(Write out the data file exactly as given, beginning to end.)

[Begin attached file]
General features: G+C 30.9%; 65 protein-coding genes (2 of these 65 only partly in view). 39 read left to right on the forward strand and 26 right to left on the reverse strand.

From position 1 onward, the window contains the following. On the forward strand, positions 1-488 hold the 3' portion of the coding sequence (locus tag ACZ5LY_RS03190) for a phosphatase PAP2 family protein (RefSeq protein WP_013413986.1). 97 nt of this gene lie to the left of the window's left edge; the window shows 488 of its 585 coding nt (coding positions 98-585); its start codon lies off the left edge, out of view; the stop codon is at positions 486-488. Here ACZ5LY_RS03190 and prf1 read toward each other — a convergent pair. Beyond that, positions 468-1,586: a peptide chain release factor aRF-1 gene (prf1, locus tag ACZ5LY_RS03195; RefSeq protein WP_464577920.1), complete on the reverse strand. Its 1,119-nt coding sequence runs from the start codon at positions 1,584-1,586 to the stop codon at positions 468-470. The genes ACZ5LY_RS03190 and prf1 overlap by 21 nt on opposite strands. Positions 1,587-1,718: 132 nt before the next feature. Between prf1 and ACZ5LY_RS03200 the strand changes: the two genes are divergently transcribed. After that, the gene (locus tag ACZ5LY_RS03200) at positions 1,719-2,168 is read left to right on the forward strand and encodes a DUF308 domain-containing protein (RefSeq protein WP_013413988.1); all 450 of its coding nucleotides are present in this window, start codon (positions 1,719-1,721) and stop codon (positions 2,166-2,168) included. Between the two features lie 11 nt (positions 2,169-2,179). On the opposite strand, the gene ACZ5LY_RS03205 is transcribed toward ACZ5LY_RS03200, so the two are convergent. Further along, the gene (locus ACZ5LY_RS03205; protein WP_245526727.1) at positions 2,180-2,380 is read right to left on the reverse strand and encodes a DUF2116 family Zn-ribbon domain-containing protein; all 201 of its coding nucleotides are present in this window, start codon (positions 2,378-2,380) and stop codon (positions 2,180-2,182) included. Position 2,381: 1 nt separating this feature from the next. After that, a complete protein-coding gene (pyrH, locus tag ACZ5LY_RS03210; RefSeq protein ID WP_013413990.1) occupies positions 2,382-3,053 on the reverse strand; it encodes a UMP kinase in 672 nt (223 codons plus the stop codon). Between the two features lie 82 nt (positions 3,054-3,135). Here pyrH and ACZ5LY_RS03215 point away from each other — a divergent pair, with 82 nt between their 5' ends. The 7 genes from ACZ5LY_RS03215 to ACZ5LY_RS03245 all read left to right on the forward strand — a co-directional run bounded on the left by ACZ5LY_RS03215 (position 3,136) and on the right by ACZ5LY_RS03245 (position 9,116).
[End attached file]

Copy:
General features: G+C 30.9%; 65 protein-coding genes (2 of these 65 only partly in view). 39 read left to right on the forward strand and 26 right to left on the reverse strand.

From position 1 onward, the window contains the following. On the forward strand, positions 1-488 hold the 3' portion of the coding sequence (locus tag ACZ5LY_RS03190) for a phosphatase PAP2 family protein (RefSeq protein WP_013413986.1). 97 nt of this gene lie to the left of the window's left edge; the window shows 488 of its 585 coding nt (coding positions 98-585); its start codon lies off the left edge, out of view; the stop codon is at positions 486-488. Here ACZ5LY_RS03190 and prf1 read toward each other — a convergent pair. Beyond that, positions 468-1,586: a peptide chain release factor aRF-1 gene (prf1, locus tag ACZ5LY_RS03195; RefSeq protein WP_464577920.1), complete on the reverse strand. Its 1,119-nt coding sequence runs from the start codon at positions 1,584-1,586 to the stop codon at positions 468-470. The genes ACZ5LY_RS03190 and prf1 overlap by 21 nt on opposite strands. Positions 1,587-1,718: 132 nt before the next feature. Between prf1 and ACZ5LY_RS03200 the strand changes: the two genes are divergently transcribed. After that, the gene (locus tag ACZ5LY_RS03200) at positions 1,719-2,168 is read left to right on the forward strand and encodes a DUF308 domain-containing protein (RefSeq protein WP_013413988.1); all 450 of its coding nucleotides are present in this window, start codon (positions 1,719-1,721) and stop codon (positions 2,166-2,168) included. Between the two features lie 11 nt (positions 2,169-2,179). On the opposite strand, the gene ACZ5LY_RS03205 is transcribed toward ACZ5LY_RS03200, so the two are convergent. Further along, the gene (locus ACZ5LY_RS03205; protein WP_245526727.1) at positions 2,180-2,380 is read right to left on the reverse strand and encodes a DUF2116 family Zn-ribbon domain-containing protein; all 201 of its coding nucleotides are present in this window, start codon (positions 2,378-2,380) and stop codon (positions 2,180-2,182) included. Position 2,381: 1 nt separating this feature from the next. After that, a complete protein-coding gene (pyrH, locus tag ACZ5LY_RS03210; RefSeq protein ID WP_013413990.1) occupies positions 2,382-3,053 on the reverse strand; it encodes a UMP kinase in 672 nt (223 codons plus the stop codon). Between the two features lie 82 nt (positions 3,054-3,135). Here pyrH and ACZ5LY_RS03215 point away from each other — a divergent pair, with 82 nt between their 5' ends. The 7 genes from ACZ5LY_RS03215 to ACZ5LY_RS03245 all read left to right on the forward strand — a co-directional run bounded on the left by ACZ5LY_RS03215 (position 3,136) and on the right by ACZ5LY_RS03245 (position 9,116).